If a vent or any other part of the battery or battery packs 10 opens, the resulting fire and heat is designed to cause the fire suppressant bladder 56, or first and second fire suppressant bladder(s) 56a, 56b, to open. Thereby releasing the non-conductive fire suppressant liquid 52 onto and around the battery or battery packs 10 to extinguish the fire and hopefully decrease the heat. The fire suppressant protective layer 58 can increase the amount of external pressure that the fire suppressant battery system applies to the battery or battery pack's external surface, and it is preferred that the external pressure applied by the fire suppressant battery system to the battery that or battery pack is minimal and simultaneously (a) keeps the fire suppressant bladder 56, or first and second fire supprossant bladder(s) 56a, 56b, as close to the battery or battery packs 10 as possible, and (b) limits any shrapnel or other debris from exiting the battery or battery packs 10 from locations covered by the fire suppressant bladder(s) 56, 56a, 56b.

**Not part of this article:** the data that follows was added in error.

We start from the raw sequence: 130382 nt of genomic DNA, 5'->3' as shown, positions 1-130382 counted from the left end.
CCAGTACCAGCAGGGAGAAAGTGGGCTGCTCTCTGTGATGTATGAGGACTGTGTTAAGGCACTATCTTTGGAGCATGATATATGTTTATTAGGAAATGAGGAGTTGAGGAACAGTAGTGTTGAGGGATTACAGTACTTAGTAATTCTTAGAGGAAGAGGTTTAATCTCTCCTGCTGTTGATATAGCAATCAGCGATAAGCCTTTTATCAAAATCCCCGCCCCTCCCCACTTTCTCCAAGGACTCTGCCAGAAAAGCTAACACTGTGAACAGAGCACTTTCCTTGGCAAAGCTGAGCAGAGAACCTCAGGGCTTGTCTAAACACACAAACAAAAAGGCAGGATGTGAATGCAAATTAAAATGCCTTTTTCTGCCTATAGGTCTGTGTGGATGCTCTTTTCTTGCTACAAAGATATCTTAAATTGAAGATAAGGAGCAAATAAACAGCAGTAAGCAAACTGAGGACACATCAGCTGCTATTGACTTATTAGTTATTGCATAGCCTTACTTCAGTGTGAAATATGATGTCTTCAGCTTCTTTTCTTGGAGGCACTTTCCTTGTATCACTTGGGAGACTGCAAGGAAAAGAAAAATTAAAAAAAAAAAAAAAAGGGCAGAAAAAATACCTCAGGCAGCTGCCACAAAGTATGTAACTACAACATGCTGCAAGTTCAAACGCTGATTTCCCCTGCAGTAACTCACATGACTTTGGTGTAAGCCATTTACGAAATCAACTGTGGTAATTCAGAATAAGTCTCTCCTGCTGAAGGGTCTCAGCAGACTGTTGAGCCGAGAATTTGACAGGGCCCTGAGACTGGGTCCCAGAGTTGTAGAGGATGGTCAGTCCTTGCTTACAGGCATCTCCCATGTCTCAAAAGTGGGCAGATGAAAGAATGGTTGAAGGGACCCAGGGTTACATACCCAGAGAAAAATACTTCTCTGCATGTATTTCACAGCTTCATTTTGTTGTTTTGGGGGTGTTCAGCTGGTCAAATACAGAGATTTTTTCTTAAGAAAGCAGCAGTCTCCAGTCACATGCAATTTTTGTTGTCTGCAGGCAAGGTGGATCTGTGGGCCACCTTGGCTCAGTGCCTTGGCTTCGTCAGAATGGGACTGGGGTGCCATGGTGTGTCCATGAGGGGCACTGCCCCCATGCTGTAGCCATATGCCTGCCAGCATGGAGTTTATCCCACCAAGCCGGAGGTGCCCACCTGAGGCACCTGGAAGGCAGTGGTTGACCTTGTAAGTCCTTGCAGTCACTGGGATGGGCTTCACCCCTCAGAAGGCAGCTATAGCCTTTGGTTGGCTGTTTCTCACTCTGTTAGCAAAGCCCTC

While this invention has been described in conjunction with preferred embodiments thereof, it is evident that many alternatives, modifications, and variations will be apparent to those skilled in the art. Accordingly, the present invention is intended to embrace all such alternatives, modifications and variations that fall within the broad scope of the appended claims.